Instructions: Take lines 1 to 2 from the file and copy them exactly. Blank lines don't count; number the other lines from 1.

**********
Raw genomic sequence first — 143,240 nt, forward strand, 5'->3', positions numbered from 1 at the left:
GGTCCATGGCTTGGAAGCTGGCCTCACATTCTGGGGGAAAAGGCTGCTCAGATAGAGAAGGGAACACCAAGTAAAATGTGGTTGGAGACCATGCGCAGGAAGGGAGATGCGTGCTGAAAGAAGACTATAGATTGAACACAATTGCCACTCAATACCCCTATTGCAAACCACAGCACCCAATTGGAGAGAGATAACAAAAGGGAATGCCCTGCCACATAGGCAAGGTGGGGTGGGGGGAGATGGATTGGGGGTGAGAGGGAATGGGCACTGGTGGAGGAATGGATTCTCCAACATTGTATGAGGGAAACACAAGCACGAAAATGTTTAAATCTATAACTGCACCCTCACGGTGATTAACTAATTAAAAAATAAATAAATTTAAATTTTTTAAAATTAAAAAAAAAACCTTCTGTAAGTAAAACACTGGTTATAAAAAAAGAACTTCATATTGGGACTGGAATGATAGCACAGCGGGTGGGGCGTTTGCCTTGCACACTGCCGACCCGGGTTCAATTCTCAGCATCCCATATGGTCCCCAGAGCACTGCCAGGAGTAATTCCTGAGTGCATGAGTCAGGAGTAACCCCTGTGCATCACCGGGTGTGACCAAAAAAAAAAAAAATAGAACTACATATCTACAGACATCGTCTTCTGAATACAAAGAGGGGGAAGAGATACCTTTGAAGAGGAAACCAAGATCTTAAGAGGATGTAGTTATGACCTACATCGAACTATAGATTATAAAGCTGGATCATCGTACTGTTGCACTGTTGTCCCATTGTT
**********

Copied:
Raw genomic sequence first — 143,240 nt, forward strand, 5'->3', positions numbered from 1 at the left:
GGTCCATGGCTTGGAAGCTGGCCTCACATTCTGGGGGAAAAGGCTGCTCAGATAGAGAAGGGAACACCAAGTAAAATGTGGTTGGAGACCATGCGCAGGAAGGGAGATGCGTGCTGAAAGAAGACTATAGATTGAACACAATTGCCACTCAATACCCCTATTGCAAACCACAGCACCCAATTGGAGAGAGATAACAAAAGGGAATGCCCTGCCACATAGGCAAGGTGGGGTGGGGGGAGATGGATTGGGGGTGAGAGGGAATGGGCACTGGTGGAGGAATGGATTCTCCAACATTGTATGAGGGAAACACAAGCACGAAAATGTTTAAATCTATAACTGCACCCTCACGGTGATTAACTAATTAAAAAATAAATAAATTTAAATTTTTTAAAATTAAAAAAAAAACCTTCTGTAAGTAAAACACTGGTTATAAAAAAAGAACTTCATATTGGGACTGGAATGATAGCACAGCGGGTGGGGCGTTTGCCTTGCACACTGCCGACCCGGGTTCAATTCTCAGCATCCCATATGGTCCCCAGAGCACTGCCAGGAGTAATTCCTGAGTGCATGAGTCAGGAGTAACCCCTGTGCATCACCGGGTGTGACCAAAAAAAAAAAAAATAGAACTACATATCTACAGACATCGTCTTCTGAATACAAAGAGGGGGAAGAGATACCTTTGAAGAGGAAACCAAGATCTTAAGAGGATGTAGTTATGACCTACATCGAACTATAGATTATAAAGCTGGATCATCGTACTGTTGCACTGTTGTCCCATTGTT